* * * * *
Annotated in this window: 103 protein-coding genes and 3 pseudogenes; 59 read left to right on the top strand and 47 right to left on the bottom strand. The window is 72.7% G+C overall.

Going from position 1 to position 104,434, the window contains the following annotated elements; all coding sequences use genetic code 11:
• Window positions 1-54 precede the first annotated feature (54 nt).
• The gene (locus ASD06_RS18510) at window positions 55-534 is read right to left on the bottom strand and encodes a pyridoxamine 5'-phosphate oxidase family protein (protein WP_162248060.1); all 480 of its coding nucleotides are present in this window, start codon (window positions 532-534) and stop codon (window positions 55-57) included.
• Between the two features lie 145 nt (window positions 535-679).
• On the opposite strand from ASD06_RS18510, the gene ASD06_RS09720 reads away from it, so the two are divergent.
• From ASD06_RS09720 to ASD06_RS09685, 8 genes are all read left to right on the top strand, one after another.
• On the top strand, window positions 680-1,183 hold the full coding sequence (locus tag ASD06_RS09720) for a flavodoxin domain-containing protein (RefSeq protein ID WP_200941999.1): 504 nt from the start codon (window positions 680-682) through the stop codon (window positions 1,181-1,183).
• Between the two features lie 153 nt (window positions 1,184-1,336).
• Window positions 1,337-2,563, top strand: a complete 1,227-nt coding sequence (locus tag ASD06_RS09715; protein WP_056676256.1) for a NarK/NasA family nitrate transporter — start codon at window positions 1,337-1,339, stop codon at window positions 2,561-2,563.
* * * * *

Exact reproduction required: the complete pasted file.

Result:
Annotated in this window: 103 protein-coding genes and 3 pseudogenes; 59 read left to right on the top strand and 47 right to left on the bottom strand. The window is 72.7% G+C overall.

Going from position 1 to position 104,434, the window contains the following annotated elements; all coding sequences use genetic code 11:
• Window positions 1-54 precede the first annotated feature (54 nt).
• The gene (locus ASD06_RS18510) at window positions 55-534 is read right to left on the bottom strand and encodes a pyridoxamine 5'-phosphate oxidase family protein (protein WP_162248060.1); all 480 of its coding nucleotides are present in this window, start codon (window positions 532-534) and stop codon (window positions 55-57) included.
• Between the two features lie 145 nt (window positions 535-679).
• On the opposite strand from ASD06_RS18510, the gene ASD06_RS09720 reads away from it, so the two are divergent.
• From ASD06_RS09720 to ASD06_RS09685, 8 genes are all read left to right on the top strand, one after another.
• On the top strand, window positions 680-1,183 hold the full coding sequence (locus tag ASD06_RS09720) for a flavodoxin domain-containing protein (RefSeq protein ID WP_200941999.1): 504 nt from the start codon (window positions 680-682) through the stop codon (window positions 1,181-1,183).
• Between the two features lie 153 nt (window positions 1,184-1,336).
• Window positions 1,337-2,563, top strand: a complete 1,227-nt coding sequence (locus tag ASD06_RS09715; protein WP_056676256.1) for a NarK/NasA family nitrate transporter — start codon at window positions 1,337-1,339, stop codon at window positions 2,561-2,563.